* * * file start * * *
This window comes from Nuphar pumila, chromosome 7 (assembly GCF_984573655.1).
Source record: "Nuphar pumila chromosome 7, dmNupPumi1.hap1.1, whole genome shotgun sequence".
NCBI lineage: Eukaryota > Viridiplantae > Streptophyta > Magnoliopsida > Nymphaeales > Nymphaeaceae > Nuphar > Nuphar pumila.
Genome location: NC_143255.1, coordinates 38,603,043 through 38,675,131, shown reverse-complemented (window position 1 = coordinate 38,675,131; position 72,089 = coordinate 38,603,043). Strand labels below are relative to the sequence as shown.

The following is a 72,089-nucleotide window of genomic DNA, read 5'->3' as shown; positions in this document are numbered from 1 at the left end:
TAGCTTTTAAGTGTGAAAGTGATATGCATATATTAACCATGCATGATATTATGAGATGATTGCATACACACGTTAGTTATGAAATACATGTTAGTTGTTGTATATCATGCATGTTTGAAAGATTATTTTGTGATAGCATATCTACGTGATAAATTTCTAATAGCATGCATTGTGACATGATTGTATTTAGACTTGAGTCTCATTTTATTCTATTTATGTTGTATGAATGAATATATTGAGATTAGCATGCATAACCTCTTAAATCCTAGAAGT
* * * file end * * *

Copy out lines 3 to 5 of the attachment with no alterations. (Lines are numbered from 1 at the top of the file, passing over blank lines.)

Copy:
NCBI lineage: Eukaryota > Viridiplantae > Streptophyta > Magnoliopsida > Nymphaeales > Nymphaeaceae > Nuphar > Nuphar pumila.
Genome location: NC_143255.1, coordinates 38,603,043 through 38,675,131, shown reverse-complemented (window position 1 = coordinate 38,675,131; position 72,089 = coordinate 38,603,043). Strand labels below are relative to the sequence as shown.

The following is a 72,089-nucleotide window of genomic DNA, read 5'->3' as shown; positions in this document are numbered from 1 at the left end: